The latest update to the Google app is rolling out to beta channel members right now. There aren't any immediately obvious changes on the surface, but as the tradition often goes, there are some things under the hood worthy of discussion in a teardown. This version brings a pretty good indicator that 8.1 will be the next version of Android. There are also signs that user-defined actions are going to get some changes in the future. We're also going to hit an option to turn off the built-in screenshot handler and a little bit more about Google's upcoming "Bisto" headphones.
Disclaimer: Teardowns are based on evidence found inside of apks (Android's application package) and are necessarily speculative and usually based on incomplete information.
You may have just read the title of this post and stormed immediately to the comments, about to write an essay about how Android Police is just fishing for page views. Surely there's no need for an article about how to take a screenshot, right? Actually, in this case, yes. Taking screenshots on the Galaxy S8 requires a different button combination than previous models, causing confusion for some buyers. Read More
Google got in a habit of dumping all sorts of features and incomplete ideas into Google Now on Tap. With the move away from On Tap, Assistant focused more on voice control and connected services. However, some of the useful features of On Tap were left behind too. In the case of screenshots, it looks like Google is bringing it back in Assistant. Read More
The Google app has gone through some fairly rapid-fire updates over the last month or so, with new versions popping out every few days. Just yesterday, a somewhat buggy v5.10.22 rolled out in the morning, only to be replaced in the evening by a minor v5.10.23 update to fix some issues with crashing. The changes from v5.9 to v5.10 appear to be rather minor, but a close examination turned up a couple of little things we couldn't ignore. Read More
Google surprised everybody back in 2014 with an unusual project called Cardboard, a low cost and simple viewer that could work with a smartphone to create simple virtual reality environments. Cardboard has quickly grown into a very engaging tool and it has been adopted in many classrooms as a result. The latest update to the demo app polishes up the experience as well as makes it a bit easier to find new apps to play with. Sadly, Windy Day is no longer included.
The first time you launch Cardboard after the update, you'll be greeted immediately by one of the big changes: a brand new welcome video. Read More
We already knew that Apple is working on an Android app for its new Apple Music service (the descendant of Beats Music, which Apple acquired along with the headphone maker last year). We've also heard that it's due sometime this fall. If screenshots posted by German site MobileGeeks can be believed, work on the Android version of the Apple Music app is progressing nicely. We can't verify the shots, but they seem to line up with Apple Music on iOS.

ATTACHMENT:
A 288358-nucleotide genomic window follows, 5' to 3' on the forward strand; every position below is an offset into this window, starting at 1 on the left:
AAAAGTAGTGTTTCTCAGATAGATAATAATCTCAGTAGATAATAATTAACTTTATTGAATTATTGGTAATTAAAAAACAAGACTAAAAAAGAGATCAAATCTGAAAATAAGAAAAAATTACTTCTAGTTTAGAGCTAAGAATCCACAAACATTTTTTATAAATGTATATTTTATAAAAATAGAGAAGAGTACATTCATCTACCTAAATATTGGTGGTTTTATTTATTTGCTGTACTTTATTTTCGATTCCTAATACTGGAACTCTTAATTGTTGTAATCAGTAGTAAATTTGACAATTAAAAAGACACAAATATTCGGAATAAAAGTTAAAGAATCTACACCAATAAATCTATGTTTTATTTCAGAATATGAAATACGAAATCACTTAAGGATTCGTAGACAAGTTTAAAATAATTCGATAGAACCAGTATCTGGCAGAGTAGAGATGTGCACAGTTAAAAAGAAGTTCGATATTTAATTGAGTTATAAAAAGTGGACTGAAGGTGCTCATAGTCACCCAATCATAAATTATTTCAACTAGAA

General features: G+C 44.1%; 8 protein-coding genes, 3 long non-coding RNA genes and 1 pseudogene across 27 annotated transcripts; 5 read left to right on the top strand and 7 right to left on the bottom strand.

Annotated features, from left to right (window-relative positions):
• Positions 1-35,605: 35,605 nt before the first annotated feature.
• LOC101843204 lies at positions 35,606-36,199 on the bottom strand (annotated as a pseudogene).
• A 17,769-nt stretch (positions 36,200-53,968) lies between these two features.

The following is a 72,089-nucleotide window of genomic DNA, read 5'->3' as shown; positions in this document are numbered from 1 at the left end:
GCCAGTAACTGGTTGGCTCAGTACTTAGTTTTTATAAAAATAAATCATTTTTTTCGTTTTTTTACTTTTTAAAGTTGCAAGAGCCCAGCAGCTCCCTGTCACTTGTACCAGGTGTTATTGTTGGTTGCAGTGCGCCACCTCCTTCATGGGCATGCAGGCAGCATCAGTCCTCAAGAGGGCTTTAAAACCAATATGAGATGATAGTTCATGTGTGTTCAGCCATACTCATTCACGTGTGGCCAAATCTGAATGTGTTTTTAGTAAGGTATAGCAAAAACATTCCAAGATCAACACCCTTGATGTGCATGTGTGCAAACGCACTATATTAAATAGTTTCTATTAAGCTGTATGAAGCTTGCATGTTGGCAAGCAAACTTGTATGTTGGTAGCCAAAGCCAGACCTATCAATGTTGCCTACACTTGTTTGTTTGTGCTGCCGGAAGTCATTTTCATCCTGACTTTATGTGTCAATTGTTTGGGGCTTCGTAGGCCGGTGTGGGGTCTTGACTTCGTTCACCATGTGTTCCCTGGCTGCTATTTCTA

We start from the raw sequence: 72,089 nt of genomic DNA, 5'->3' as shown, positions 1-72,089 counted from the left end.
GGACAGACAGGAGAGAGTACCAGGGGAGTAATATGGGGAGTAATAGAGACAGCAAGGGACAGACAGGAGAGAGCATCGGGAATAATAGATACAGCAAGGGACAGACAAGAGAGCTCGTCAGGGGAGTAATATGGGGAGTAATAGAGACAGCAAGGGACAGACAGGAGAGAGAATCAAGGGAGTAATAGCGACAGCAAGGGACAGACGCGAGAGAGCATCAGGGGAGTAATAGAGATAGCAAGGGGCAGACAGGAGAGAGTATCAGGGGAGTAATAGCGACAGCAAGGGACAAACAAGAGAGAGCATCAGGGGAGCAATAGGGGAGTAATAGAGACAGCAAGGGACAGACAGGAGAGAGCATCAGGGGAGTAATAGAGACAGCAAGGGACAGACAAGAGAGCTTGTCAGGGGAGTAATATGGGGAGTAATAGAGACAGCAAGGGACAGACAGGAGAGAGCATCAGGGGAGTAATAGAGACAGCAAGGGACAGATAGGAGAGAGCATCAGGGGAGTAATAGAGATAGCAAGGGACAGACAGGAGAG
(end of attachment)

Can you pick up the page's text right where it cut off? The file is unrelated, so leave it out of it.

According to the screenshots, Apple Music on Android will feature the same dynamic radio stations as the current Beats app, plus individual music downloads and curated playlists. Read More
The Android Asset Studio is an indispensable tool that offers quick icon and nine-patch generation, along with a device art generator that graduated to Google's official Android Developers site. And since there are new Nexus devices (hopefully shipping soon), it's time for new shells to frame your screenshots. Today, the Nexus 5X and 6P joined the lineup.
Of course older devices are still available under a separate dropdown - the Nexus 4, 5, 6, 7 (2012), and 10 are all represented though interestingly the Nexus 7 (2013) has fallen out of the selection.
Google still advises developers not to use device frames in their Play Store collateral, since materials with device frames may end up looking dated and may distract from things like screenshots, but then again Google itself doesn't always follow this advice, right? Read More
Ever since Android added support for native screenshots way back in Ice Cream Sandwich, there's been a handy notification after the screenshot has been saved. In the new M preview the share button on that notification is joined by something else—a delete button. Fantastic.
Thanks to the fanatical culture that's grown up around mobile technology, we haven't been truly surprised by a new device in years. Even LG knows this: the company has been slowly revealing its upcoming G4 flagship, piece by pedantic piece, in the weeks leading up to the April 28th launch event. Last night an LG "micro site" was briefly published and removed, and it leaves very little of the G4 to the imagination. Read More
Taking screenshots of Android Wear has been doable since it launched with a wired or Bluetooth ADB connection, but the Lollipop update added screenshot functionality to the Android app exactly as rumored. Great, this should make us all very happy. The only problem, though, is that Google's implementation is bizarre and a little buggy. Here's how you do it.